Once there's an emotional attachment to something, anything, the fact that its powers are on the wane becomes harder to accept. The idea that Roger Federer can still win multiple Grand Slams, Robert De Niro remains selective about which film roles he accepts or 'The Simpsons' is as funny as it's ever been would all have long been dismissed but for the loyalty attached to the respective subjects.
There is a danger of Big Buck's being treated the same way. In some respects, it's certainly surprising that response to his Cleeve Hurdle defeat hasn't been more morose: after all, this was an 18-run winning streak being snapped by Knockara Beau, the ultimate plucky loser who was taking his Cheltenham record to a rather telling one-from-16.
Perhaps it's sentimentality that keeps Big Buck's atop the World Hurdle market. Or maybe it's a genuine triumph for context: there are legitimate excuses for what transpired on Festival Trials Day.
After the race trainer Paul Nicholls said:
"Sam rode him exactly how we had discussed beforehand. The horse travelled well, jumped well, quickened going to the last, and then got tired on very bad ground on the run-in."
Now trainer quotes should never be treated as the final word on matters. Here is no different, as Nicholls' take somewhat smacks of putting a brave face on things, but he has struck on the main points.
Given the controversy that surrounded Sam Twiston-Davies being given the mount on Big Buck's, you might have expected more indignation to come his way after an ill-judged ride. Nicholls' comments provide mitigation, if not full vindication as the fact remains that riding a horse that has been off for so long, in such an aggressive manner and on such testing ground is unlikely to see it to best effect.
So a lack of fitness allied to a reportedly less-than-perfect preparation (Nicholls has long said that Big Buck's would ideally have been given another racecourse gallop before the Cleeve) and an incautious ride explains much of the Cheltenham run, but it doesn't completely bury the notion that Big Buck's, now 11, just isn't the horse he was.
The simple answer to that, of course, is that he doesn't have to be. Big Buck's has a peak Timeform rating of 176+ and has had to run right up to that figure precisely never (it comes, incidentally, from his effortless success over Grands Crus in the 2011 Liverpool Hurdle). This year's rivals are almost totally different from the fields he's trounced in the past but in all likelihood, uncertain runner Annie Power aside, none would command a performance above 170 to see them off. The question therefore evolves from 'Is Big Buck's as good as he was?' to 'Is Big Buck's within half a stone of the horse he was?'. Current odds have it as about a 30% chance that he is. Those odds are worth taking.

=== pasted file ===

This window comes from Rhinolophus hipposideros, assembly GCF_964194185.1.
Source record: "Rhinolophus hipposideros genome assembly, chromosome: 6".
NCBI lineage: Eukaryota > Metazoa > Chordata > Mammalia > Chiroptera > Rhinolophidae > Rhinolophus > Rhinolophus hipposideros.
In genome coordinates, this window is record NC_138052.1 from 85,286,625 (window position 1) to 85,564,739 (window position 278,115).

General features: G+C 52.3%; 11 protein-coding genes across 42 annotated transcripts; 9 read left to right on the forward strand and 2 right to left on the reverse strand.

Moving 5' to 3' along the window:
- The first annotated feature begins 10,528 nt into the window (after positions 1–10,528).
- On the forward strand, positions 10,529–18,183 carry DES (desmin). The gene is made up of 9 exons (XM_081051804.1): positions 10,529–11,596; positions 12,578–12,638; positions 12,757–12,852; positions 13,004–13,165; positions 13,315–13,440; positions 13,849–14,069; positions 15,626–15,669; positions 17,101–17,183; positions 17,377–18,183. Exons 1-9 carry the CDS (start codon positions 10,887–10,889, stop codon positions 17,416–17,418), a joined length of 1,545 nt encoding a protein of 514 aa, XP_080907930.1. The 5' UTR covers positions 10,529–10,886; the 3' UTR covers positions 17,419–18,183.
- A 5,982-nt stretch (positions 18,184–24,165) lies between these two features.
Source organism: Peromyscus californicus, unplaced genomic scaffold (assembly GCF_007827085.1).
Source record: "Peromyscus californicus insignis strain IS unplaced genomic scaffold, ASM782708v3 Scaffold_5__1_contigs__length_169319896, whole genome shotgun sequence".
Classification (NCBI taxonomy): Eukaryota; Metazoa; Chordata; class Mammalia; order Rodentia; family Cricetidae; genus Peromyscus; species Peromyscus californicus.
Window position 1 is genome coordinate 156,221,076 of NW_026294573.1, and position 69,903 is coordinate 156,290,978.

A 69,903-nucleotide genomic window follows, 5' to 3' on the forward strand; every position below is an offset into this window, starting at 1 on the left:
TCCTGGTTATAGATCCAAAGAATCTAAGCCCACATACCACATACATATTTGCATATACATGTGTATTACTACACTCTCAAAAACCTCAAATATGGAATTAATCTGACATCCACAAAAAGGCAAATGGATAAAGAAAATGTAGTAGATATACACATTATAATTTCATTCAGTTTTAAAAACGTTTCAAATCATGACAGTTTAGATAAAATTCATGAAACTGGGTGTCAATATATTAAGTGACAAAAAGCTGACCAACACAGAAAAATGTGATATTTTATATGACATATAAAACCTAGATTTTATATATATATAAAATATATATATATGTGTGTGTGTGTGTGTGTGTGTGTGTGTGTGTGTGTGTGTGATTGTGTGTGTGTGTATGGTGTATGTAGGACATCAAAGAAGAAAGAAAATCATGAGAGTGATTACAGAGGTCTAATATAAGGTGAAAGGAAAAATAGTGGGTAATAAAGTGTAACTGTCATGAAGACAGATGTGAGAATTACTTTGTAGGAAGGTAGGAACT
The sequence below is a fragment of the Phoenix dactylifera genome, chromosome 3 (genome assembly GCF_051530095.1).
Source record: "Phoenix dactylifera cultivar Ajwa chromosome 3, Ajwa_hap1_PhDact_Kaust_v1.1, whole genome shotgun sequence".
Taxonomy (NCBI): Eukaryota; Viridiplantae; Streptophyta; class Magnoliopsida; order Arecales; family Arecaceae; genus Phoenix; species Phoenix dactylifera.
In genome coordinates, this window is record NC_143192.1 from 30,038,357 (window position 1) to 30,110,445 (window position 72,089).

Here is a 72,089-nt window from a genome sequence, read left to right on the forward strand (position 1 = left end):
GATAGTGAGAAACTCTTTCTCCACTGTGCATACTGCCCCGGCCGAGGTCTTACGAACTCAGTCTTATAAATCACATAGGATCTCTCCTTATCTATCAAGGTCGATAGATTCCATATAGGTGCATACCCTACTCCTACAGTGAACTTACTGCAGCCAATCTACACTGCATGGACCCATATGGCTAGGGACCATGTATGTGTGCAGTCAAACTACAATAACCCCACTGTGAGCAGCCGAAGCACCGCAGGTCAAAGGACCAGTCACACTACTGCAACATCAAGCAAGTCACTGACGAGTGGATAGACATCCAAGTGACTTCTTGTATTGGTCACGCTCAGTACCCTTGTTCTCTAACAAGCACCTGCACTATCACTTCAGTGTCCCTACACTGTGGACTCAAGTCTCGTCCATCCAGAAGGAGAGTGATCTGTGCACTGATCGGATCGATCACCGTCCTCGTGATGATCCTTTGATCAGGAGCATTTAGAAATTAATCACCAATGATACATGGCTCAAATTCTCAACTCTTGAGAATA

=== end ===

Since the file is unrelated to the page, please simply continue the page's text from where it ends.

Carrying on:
The field at large may not provide value, though it'd be wrong to say that there aren't overpriced individuals. As it happens, most of those happen to be either trained by Nicholls or owned by JP McManus.
From the Nicholls yard we have Salubrious and Saphir de Rheu. Both are unexposed, especially so over three miles. However with their yard (and owners in the case of Saphir de Rheu) already harbouring the favourite other avenues may be explored at the Festival and their exchange prices reflect that.
For McManus there is both At Fishers Cross and More of That. The Cleeve helped show that, in terms of ability at least, At Fishers Cross has few superiors in this division: he came from a much less promising position, after a much less fluent round of jumping, in going down by just a short head to Knockara Beau. Unfortunately, a better display of hurdling cannot be taken as a given with At Fishers Cross, who reportedly has long-standing issues which hinder his jumping. Prices around the 14.013/1 mark before the Cleeve would have made the risk worthwhile: it isn't at the current 8.415/2.
Which leaves us with More of That. Despite connections he's been unfashionable from the start: he won a Folkestone maiden hurdle at 20/1 on his debut and was as big as 3/1 running off a handicap mark of 130 at Wetherby in November. Unusually for a Jonjo O'Neil charge, what he's shown on the track has been in stark contrast to his starting prices: four runs, four wins, each more impressive than the last.
It's More of That's latest run, in the Relkeel Hurdle in December, that makes the most compelling case. Salubrious, who shaped a clear second best in the Long Walk a week later, got the run of things in that small-field affair yet had no convincing answer to More of That's powerful finish. Considering it was just his fourth start and the near-certainty that three miles will suit him better, it's fair to say that More of That's potential lies in advance of anything else besides Big Buck's. You're advised to back him at 11.010/1 before he makes that even more obvious.
The World Hurdle was never likely to be straightforward irrespective of what happened in the Cleeve: as a returning 11-year-old, Big Buck's would inevitably carry some doubts over to his main test in March. Behind all the aggressive tactics and severely-testing ground, there was encouragement there- certainly enough to justify having him onside at 3.39/4. Power will one day transfer away from him, though, and if it's to be this year the hugely exciting More of That has the potential to perhaps fashion his own period of dominance in the post-Big Buck's era.
Back Big Buck's @ 3.39/4 & More of That @ 11.010/1 in the World Hurdle